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Frequently Asked Questions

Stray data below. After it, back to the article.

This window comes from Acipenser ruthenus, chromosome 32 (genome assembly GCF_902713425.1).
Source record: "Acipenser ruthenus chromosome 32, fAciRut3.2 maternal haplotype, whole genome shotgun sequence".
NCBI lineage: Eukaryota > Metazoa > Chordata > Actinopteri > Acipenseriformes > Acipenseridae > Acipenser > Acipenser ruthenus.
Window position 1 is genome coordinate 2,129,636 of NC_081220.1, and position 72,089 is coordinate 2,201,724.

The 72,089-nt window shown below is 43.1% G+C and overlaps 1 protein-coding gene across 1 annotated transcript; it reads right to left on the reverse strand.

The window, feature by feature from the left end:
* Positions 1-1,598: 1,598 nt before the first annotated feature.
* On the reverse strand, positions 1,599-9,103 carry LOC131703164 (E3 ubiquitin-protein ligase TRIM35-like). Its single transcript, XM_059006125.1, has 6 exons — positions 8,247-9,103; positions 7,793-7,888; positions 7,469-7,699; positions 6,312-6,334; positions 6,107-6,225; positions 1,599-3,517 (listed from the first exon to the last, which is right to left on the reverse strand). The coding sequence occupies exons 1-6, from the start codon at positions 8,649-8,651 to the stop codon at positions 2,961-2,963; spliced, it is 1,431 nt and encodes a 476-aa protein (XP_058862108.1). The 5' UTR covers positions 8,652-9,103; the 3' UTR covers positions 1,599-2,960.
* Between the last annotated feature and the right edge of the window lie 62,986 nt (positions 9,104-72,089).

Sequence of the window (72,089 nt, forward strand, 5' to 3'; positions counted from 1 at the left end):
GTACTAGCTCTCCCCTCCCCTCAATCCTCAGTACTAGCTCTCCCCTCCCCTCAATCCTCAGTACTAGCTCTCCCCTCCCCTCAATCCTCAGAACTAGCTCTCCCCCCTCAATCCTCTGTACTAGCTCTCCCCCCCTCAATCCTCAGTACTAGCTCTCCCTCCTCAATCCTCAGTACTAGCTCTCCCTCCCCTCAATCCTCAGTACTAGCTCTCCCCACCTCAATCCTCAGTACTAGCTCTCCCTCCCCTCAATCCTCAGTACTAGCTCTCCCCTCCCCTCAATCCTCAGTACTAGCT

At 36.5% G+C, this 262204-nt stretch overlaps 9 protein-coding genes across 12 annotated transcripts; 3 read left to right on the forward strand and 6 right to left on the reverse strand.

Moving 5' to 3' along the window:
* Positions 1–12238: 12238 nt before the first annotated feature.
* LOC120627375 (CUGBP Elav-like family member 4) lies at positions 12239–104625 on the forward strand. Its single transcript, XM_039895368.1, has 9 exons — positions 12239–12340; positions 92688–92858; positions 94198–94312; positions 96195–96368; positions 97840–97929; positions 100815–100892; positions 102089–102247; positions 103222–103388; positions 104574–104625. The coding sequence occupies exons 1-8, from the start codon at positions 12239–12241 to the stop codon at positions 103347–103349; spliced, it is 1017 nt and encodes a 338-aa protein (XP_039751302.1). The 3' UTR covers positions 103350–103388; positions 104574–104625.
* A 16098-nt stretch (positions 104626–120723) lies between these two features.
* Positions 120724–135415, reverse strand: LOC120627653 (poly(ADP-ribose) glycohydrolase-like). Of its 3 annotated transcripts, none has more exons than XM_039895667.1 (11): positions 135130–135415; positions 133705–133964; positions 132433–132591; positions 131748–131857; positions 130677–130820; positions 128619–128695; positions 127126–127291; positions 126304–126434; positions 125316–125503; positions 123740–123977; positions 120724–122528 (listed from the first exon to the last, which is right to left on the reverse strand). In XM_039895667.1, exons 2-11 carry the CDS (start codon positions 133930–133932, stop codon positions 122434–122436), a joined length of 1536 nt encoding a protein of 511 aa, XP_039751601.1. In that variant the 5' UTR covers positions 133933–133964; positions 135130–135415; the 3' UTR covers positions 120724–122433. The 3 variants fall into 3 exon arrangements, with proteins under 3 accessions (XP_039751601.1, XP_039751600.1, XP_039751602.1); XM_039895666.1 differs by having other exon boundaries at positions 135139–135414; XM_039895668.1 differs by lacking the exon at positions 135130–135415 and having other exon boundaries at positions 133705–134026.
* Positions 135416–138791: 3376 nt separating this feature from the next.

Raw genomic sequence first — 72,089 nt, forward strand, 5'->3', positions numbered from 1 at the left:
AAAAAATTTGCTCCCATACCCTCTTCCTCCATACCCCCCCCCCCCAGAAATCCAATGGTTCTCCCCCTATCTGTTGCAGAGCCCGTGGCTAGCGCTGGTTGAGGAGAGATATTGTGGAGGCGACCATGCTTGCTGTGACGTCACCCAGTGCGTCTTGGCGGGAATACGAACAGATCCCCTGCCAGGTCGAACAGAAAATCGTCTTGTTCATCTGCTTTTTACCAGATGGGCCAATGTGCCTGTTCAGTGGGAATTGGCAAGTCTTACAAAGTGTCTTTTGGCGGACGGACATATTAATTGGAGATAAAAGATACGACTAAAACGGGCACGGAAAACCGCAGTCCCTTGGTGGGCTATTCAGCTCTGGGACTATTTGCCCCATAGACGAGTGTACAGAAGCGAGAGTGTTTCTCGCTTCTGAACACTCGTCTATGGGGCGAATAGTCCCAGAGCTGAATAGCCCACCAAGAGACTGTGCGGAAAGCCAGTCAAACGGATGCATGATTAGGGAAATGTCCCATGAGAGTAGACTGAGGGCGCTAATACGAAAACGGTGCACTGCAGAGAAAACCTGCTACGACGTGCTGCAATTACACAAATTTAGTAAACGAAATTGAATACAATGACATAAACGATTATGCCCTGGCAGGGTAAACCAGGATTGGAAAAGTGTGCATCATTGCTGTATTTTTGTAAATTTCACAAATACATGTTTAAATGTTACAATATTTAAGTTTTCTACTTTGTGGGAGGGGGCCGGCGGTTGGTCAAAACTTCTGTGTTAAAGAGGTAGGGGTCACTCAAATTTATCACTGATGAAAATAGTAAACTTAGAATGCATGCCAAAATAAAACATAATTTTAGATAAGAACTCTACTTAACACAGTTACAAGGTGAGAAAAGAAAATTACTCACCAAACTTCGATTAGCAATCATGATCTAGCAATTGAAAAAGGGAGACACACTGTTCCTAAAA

It’s natural to have questions about going back to school. For answers to more specific questions, contact the school you are interested in attending. Is returning to school right for me? Of course, no one can answer this question for you. Returning to college is not easy for anyone with a full-time job; it requires a serious commitment of time, resources and energy. You must consider carefully the challenge of balancing work, family responsibilities, community commitments and other obligations with the demands of college-level coursework. Millions of adults have successfully returned to college for a degree, however! Admissions counselors should be able to help you carefully assess your needs and situation and help you find ways to realize your dream. Exactly what is a degree-completion* program? (*Variations are sometimes called “capstone,” two-plus-two or transfer-admission programs) Degree-completion programs are designed for working professionals with two or more years of transferable credit from accredited institutions. Individual college and university enrollment requirements vary but a minimum grade-point average and specific prerequisites are required. The maximum amount of transferable, previously earned credits will depend on the type of baccalaureate degree to be completed and other variables; some programs, as noted, might consider prior learning and work experience. Nearly all schools offer part-time options, evening and/or weekend classes, as well as accelerated formats. Mortuary Science, Bachelor of Science completion programs are currently all campus-based, with different requirements. What is distance learning? Distance learning is an educational experience via Internet instruction (online learning), prerecorded or live video (one-way or two-way interactive), prerecorded or live audio, video-conferencing or multimedia. Distance learning entails delivery over a distance to individuals in different locations, with the Internet and interactive-video technologies the most common mode of delivery at colleges and universities. Distance learning usually offers flexibility within certain parameters (a course or exam might have a time limit, assignments might have due dates, an instructor might have limited “hours”); coursework should equal on-campus courses in terms of content, expectations and academic diligence. Will I have to apply for admission to completion programs or for distance-learning degree programs? Degree-completion programs, whatever their form, have the same or similar admission requirements as traditional baccalaureate programs. Among other requirements, you will have to submit official college transcripts and meet certain pre-professional degree requirements. Nearly every college or university Website includes an admissions application (for your inspection and sometimes for submission online), regardless of whether it offers distance-education options. Comparing a number of different college and university application requirements is enlightening for anyone seriously planning to return to school. Is there a time limit to complete a baccalaureate degree as a part-time student? The allowable time to complete a degree part-time is usually limited (example: six consecutive semesters). What is the CLEP‚ program? CLEP is an assessment tool of the College Board, a nonprofit association that works with 3,500 colleges nationwide to provide college admission and assessment services (such as the SAT taken by high-school students for college admission). CLEP gives students the opportunity to demonstrate college-level achievement through exams in undergraduate college courses. How do I know I can handle earning a degree online? There are a number of self-assessment tools to explore if online learning is best for you. For an interesting exercise to see whether a traditional, on-campus setting (with face-to-face learning) or online learning is right for you, check out If you are a highly motivated individual, you are a good candidate for success. Do I have the right computer equipment to take online courses? Schools typically describe minimum Internet-connection requirements based on the extent of multimedia applications in a course, e.g., applications other than text-based ones, such as the use of video or audio clips. For heavy multimedia-based courses, high-speed Internet access is recommended. Current e-mail accounts and an up-to-date virus-scanning program are often required. What about accreditation? Accreditation is a process to maintain and improve standards of educational institutions and to provide public confidence in the integrity of the school. Accreditation approval is required for eligibility for federal grants and loans, to make credit transfer easy, to meet specific professional standards and for degree recognition. The value of your degree absolutely depends on national accreditation, including degrees earned online. Be certain that the institution you choose is accredited by the national accrediting body for your major.